Review: Such a Pretty Girl by Laura Weiss

Get pumped for the interview with Lisa Burstein, author of Pretty Amy, on Friday!  

title:  Such a Pretty Girl

author: Laura Weiss

pages: 212

format: Paperback

isbn/asin: 978-1416521839

buy it: Amazon

rating: 4/5 [in the genre] or 7/10 [all books I’ve ever read].

recommended for:  Fans of Ellen Hopkins, John Green, and Jay Asher. Teens going through rough times. Parents of teens going through rough times. People who enjoy strong narrative voice and fast-paced plot.

They promised Meredith nine years of safety, but only gave her three.

Her father was supposed to be locked up until Meredith turned eighteen. She thought she had time to grow up, get out, and start a new life. But Meredith is only fifteen, and today her father is coming home from prison.

Today her time has run out.

the basics
I picked this book up on a whim during my "let's read about serious scary issues" kick.  Amazon recommended it to people buying Thirteen Reasons Why by Jay Asher.  So I gave it a chance, and I'm glad I did.  Meredith breaks off every page with a strong voice that makes her feel instantly alive and present.  We live her horrors through her current actions and snippets of memory, which are weaved together in a truly clever way to show the continuation between past and present, and future.  Her writing is poetic sometimes, other times fiery and emotional.  The side characters are all well fleshed out and believable.  My main issue with this book was its shortness; the plot picks up quick and you're thrown through a whirlwind in just a short amount of days.  It feels a little too fast.  However, the story really stuck with me and I highly recommend it.

plot . 5/5
We begin where Meredith's father's prison sentence ends.  Relationships have already been formed.  A ton has already happened.  Meredith is already in love with Andy, cared for by the old cop down the road, resented by her mother.  There's a lot of baggage to dive into when you start.  It makes it a little overwhelming, but in a good way.  You pick up the past while you read through snippets of memories.  It's a great way of seeing exactly how the past has affected Meredith's present, moment by moment.  My only snipe is that it goes quick.  As soon as Meredith's father returns, he's back to his old tricks.  I was hoping for something a little more slow-moving and sinister, I guess.

concept . 5/5
You see a lot of media around the offense.  The initial victimization.  The process of catching the criminal.  Well, what happens when the criminal doesn't stay caught?  Here we get the story of the aftermath.  How the victims deal when their tormentor is back on the streets and back in their lives.  It's a forgotten part of the puzzle and Weiss deals with it in a way that's neither exploitative nor histrionic.  It's something that could happen in any case like this, and starting a story at this point is a fresh idea.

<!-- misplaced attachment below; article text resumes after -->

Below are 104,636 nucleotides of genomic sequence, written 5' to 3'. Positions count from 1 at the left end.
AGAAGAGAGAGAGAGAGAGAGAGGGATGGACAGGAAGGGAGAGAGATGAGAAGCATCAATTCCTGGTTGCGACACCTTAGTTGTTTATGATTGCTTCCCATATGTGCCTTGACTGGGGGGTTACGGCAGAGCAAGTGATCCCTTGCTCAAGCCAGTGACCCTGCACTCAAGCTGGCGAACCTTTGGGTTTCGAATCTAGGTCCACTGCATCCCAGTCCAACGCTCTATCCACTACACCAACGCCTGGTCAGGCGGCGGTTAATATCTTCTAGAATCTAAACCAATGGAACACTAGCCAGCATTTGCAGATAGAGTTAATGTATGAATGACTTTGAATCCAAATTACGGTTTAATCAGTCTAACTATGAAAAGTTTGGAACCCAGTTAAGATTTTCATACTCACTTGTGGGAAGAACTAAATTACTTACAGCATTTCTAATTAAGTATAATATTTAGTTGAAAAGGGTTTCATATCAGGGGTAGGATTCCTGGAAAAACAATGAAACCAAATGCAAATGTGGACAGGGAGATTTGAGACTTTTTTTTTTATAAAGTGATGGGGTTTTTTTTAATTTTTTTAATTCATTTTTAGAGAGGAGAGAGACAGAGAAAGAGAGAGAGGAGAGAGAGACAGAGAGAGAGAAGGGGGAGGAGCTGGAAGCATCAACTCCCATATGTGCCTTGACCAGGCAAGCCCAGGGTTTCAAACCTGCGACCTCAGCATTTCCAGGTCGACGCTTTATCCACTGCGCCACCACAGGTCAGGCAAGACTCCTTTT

characters . 5/5
They're really the strongest part of this book, besides maybe style.  Meredith is strong despite her broken mind.  She puts herself through hell to stop her father from hurting more children, even though she aches to run.  She struggles with trusting others in an environment where her father has raped her and her mother is blind and blaming.  You see the aftereffects of her torture in her obsession with numbers, in her quirks and observations.  But she's more than her past, too.  Honestly, I wish I could read more about her.  The side characters were just as interesting and multifaceted.  There's Andy, her fellow victim and boyfriend who struggles with his own torment and paralysis.  Andy's mom, the religious devotee who has given her life and looks to revenge.  The cop, who helps Meredith take matters into her own hands.  The mother who blames her daughter for stealing her husband's love.  You feel like you've been dropped into someone's real hell, not a book.

style . 5/5
Adore adore adore.  Weiss has a lot of literary flair.  Her narrative is in Meredith's voice, first person, and structured around two main things: memories and numbers, both of which define Meredith's life.  This means that it gets a little philosophical, but you also get to see exactly how the rape has changed Meredith's perspective on living.  It's also present tense.  Which I usually hate.  Only I almost forgot that, thinking back, because it was so fluid and well-written that it never bothered me.  In fact, it made her story seem even more present and real.  There is some beautiful language here, and very thought-provoking observations about life, God, faith, and cruelty.

mechanics . 5/5
The switch between memories and present scenes was genius.  Sometimes they'd flow into each other, with the last line of the memory continuing into the first line of the present.  It made it so clear how much the past has shaped Meredith's present in such a concrete way.  Love!

take home message
A striking account of the aftermath of abuse, and one victim's quest to become more than a victim.

Note: I purchased this copy. The price of the book and its origin in no way affected my stated opinions.

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